ISE 390 -- Programming Challenges -- Week 7 Notes
This Weeks Goals:
To review the principles of backtracking and exhaustive search.
To introduce this week's problems on backtracking.
Business:
Email me a *single* attachment of a Unix shar or tar file
with all your programs to date. Feel free to add a README
with any explanation you want. I'd like to receive this
by the first class after break.
Backtracking
Backtracking is a systematic way to go through all the possible
configurations of a search space.
In the general case, we assume our solution is a vector
$v=(a_{1}, a_{2},..., a_{n})$ where each element $a_i$ is selected
from a finite ordered set $S_{i}$,
We build from a partial solution of length $k$
$v = (a_{1}, a_{2},..., a_{k})$ and try to extend it by adding another
element. After extending it, we will test whether what we have so
far is still possible as a partial solution.
If it is still a candidate solution, great.
If not, we delete $a_{k}$ and try the next element from $S_k$.
In pseudocode, this is:
Compute $S_{1}$, the set of candidate first elements of $v$.
$k = 1$
While $k > 0$ do
While $S_{k} \neq \emptyset$ do (*advance*)
$a_{k}$ = an element in $S_{k}$
$S_{k} \leftarrow S_{k} - {a_{k}}$
if ($a_{1}, a_{2},..., a_{k}$) is solution, print!
$k = k + 1$
compute $S_{k}$, the candidate $k$th elements given $v$
$k = k - 1$ (*backtrack*)
Recursive Backtracking
Recursion can be used for elegant and easy backtracking implementation:
Backtrack(a, k)
if a is a solution, print(a)
else {
$k = k +1$
compute $S_{k}$
while $S_{k} \neq \emptyset$ do
$a_{k}$ = an element in $S_{k}$
$S_{k}$ = $S_{k} - a_{k}$
Backtrack(a, k)
}
Backtracking can easily be used to iterate through all subsets
or permutations of a set.
Backtracking ensures correctness by enumerating all possibilities.
For backtracking to be efficient, we must prune the search space.
Constructing all Subsets
To construct all $2^n$ subsets, set up an array/vector of $n$ cells,
where the value of $a_i$ is either true or false, signifying whether
the $i$th item is or is not in the subset.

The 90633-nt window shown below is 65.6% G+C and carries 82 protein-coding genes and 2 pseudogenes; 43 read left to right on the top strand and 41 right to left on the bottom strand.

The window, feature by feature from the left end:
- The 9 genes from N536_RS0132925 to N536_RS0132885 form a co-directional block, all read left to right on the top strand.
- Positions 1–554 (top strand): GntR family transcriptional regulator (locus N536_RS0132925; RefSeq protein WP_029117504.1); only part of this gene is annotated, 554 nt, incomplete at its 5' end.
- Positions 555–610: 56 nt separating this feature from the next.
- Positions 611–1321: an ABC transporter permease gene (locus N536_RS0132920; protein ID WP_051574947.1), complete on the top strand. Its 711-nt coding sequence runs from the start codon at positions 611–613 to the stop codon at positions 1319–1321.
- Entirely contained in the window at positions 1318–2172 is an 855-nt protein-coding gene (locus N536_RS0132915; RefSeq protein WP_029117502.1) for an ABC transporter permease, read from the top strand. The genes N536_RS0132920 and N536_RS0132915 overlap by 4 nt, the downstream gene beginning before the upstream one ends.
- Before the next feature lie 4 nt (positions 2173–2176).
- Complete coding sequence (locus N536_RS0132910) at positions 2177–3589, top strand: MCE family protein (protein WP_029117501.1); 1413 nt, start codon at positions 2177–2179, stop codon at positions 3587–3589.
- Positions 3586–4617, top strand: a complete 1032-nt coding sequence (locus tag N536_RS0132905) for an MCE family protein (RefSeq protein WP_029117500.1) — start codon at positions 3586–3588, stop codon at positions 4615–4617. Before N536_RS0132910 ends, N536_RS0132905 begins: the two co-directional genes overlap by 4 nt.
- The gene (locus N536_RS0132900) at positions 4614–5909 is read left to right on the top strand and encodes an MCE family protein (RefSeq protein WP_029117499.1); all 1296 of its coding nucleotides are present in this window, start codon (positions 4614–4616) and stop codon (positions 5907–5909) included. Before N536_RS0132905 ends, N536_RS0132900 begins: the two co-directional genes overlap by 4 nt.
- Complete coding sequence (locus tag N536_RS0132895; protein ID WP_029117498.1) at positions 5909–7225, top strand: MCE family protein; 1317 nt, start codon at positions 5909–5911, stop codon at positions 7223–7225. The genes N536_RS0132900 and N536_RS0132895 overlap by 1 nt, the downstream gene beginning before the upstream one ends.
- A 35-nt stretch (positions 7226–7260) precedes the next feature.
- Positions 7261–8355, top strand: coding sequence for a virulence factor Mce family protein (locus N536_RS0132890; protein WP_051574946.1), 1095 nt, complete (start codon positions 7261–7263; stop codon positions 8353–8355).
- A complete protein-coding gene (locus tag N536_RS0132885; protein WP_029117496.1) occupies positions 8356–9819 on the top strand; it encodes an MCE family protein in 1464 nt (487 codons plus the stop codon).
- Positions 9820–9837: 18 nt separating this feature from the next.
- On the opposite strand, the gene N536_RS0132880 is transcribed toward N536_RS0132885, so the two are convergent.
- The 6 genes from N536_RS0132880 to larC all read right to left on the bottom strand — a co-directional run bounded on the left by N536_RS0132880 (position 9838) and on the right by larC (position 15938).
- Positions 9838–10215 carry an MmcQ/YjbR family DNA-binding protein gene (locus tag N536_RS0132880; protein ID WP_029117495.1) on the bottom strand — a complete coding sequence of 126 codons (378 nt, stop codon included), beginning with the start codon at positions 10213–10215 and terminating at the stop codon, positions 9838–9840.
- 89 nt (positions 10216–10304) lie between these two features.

To use the notation of the general backtrack algorithm,
$S_k = (true, false)$, and $v$ is a solution whenever $k \geq n$.
What order will this generate the subsets of $\{1,2,3\}$?
(1) --- (1,2) --- (1,2,3)* --- (1,2,-)* --- (1,-) --- (1,-,3)* ---
(1,-,-)* --- (1,-) --- (1) --- (-) --- (-,2) --- (-,2,3)* ---
(-,2,-)* --- (-,-) --- (-,-,3)* --- (-,-,-)* --- (-,-) --- (-) --- ()
Constructing all Permutations
To construct all $n!$ permutations, set up an array/vector of
$n$ cells, where the value of $a_i$ is an integer from $1$ to $n$
which has not appeared thus far in the vector, corresponding to
the $i$th element of the permutation.
To use the notation of the general backtrack algorithm,
$S_k = (1,\ldots,n) - v$, and $v$ is a solution whenever $k \geq n$.
(1) --- (1,2) --- (1,2,3)* --- (1,2) --- (1) --- (1,3) ---
(1,3,2)* --- (1,3) --- (1) --- () --- (2) --- (2,1) ---
(2,1,3)* --- (2,1) --- (2) --- (2,3) --- (2,3,1)* --- (2,3) --- ()
(2) --- () --- (3) --- (3,1) --- (3,1,2)* --- (3,1) --- (3) ---
(3,2) --- (3,2,1)* --- (3,2) --- (3) --- ()
The $n$-Queens Problem
The first use of pruning to deal with the combinatorial explosion
was by the king who rewarded the fellow who discovered chess!
In the eight Queens, we prune whenever one queen threatens another.
Assigned Problems:
148 -- Find all sets of words which give an anagram of a sentence.
Efficiency is critical for such a potentially large search.
165 -- What set of k stamp denominations will maximize the range of
values 1 .. n(h,k) you can reach with at most h stamps per letter?
167 -- Interesting variation of the 8-queens problem.
195 -- Construct all permutations of a multiset. Efficiency matters,
so constructing all permutations, sorting them and throwing
away duplicates is probably too slow. Consider permutations
of aaaaaaaaaaaaaaaaaaaaaaaaaaaaaaaaaaaaaa.
386 -- This problem is very similar to one of the war stories in
"The Algorithm Design Manual". Look for an O(n^2) solution
instead of O(n^4).